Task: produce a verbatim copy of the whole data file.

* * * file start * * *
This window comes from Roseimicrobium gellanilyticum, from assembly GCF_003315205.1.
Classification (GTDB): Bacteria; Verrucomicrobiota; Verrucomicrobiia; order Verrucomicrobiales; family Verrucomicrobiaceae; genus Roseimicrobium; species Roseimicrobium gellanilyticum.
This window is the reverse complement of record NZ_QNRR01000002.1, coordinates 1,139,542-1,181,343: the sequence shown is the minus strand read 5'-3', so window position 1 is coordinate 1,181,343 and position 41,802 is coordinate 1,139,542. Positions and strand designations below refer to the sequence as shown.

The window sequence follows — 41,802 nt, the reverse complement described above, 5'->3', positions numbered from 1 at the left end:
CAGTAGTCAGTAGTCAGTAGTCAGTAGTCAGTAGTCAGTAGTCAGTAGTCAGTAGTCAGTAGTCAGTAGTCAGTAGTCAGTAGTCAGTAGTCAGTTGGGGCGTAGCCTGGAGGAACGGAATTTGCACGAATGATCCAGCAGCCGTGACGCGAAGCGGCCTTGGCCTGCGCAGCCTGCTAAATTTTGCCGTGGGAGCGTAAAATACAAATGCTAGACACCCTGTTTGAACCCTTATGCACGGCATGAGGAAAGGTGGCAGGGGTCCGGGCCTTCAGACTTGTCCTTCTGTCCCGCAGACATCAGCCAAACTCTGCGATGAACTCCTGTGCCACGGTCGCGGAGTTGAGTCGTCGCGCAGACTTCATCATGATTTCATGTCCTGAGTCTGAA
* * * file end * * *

This window comes from Roseimicrobium gellanilyticum, from assembly GCF_003315205.1.
Classification (GTDB): Bacteria; Verrucomicrobiota; Verrucomicrobiia; order Verrucomicrobiales; family Verrucomicrobiaceae; genus Roseimicrobium; species Roseimicrobium gellanilyticum.
This window is the reverse complement of record NZ_QNRR01000002.1, coordinates 1,139,542-1,181,343: the sequence shown is the minus strand read 5'-3', so window position 1 is coordinate 1,181,343 and position 41,802 is coordinate 1,139,542. Positions and strand designations below refer to the sequence as shown.

The window sequence follows — 41,802 nt, the reverse complement described above, 5'->3', positions numbered from 1 at the left end:
CAGTAGTCAGTAGTCAGTAGTCAGTAGTCAGTAGTCAGTAGTCAGTAGTCAGTAGTCAGTAGTCAGTAGTCAGTAGTCAGTAGTCAGTAGTCAGTTGGGGCGTAGCCTGGAGGAACGGAATTTGCACGAATGATCCAGCAGCCGTGACGCGAAGCGGCCTTGGCCTGCGCAGCCTGCTAAATTTTGCCGTGGGAGCGTAAAATACAAATGCTAGACACCCTGTTTGAACCCTTATGCACGGCATGAGGAAAGGTGGCAGGGGTCCGGGCCTTCAGACTTGTCCTTCTGTCCCGCAGACATCAGCCAAACTCTGCGATGAACTCCTGTGCCACGGTCGCGGAGTTGAGTCGTCGCGCAGACTTCATCATGATTTCATGTCCTGAGTCTGAA